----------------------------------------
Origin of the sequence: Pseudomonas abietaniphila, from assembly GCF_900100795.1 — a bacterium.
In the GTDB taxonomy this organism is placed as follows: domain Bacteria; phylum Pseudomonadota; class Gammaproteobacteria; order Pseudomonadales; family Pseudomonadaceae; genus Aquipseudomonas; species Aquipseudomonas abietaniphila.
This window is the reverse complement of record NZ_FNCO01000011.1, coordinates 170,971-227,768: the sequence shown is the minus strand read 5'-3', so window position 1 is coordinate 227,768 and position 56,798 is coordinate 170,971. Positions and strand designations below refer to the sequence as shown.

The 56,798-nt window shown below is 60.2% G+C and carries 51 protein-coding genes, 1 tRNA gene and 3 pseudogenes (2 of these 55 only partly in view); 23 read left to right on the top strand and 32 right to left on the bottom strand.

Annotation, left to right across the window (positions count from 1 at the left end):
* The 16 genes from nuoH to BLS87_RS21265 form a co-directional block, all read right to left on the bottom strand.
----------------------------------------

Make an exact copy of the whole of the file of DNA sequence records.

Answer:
Origin of the sequence: Pseudomonas abietaniphila, from assembly GCF_900100795.1 — a bacterium.
In the GTDB taxonomy this organism is placed as follows: domain Bacteria; phylum Pseudomonadota; class Gammaproteobacteria; order Pseudomonadales; family Pseudomonadaceae; genus Aquipseudomonas; species Aquipseudomonas abietaniphila.
This window is the reverse complement of record NZ_FNCO01000011.1, coordinates 170,971-227,768: the sequence shown is the minus strand read 5'-3', so window position 1 is coordinate 227,768 and position 56,798 is coordinate 170,971. Positions and strand designations below refer to the sequence as shown.

The 56,798-nt window shown below is 60.2% G+C and carries 51 protein-coding genes, 1 tRNA gene and 3 pseudogenes (2 of these 55 only partly in view); 23 read left to right on the top strand and 32 right to left on the bottom strand.

Annotation, left to right across the window (positions count from 1 at the left end):
* The 16 genes from nuoH to BLS87_RS21265 form a co-directional block, all read right to left on the bottom strand.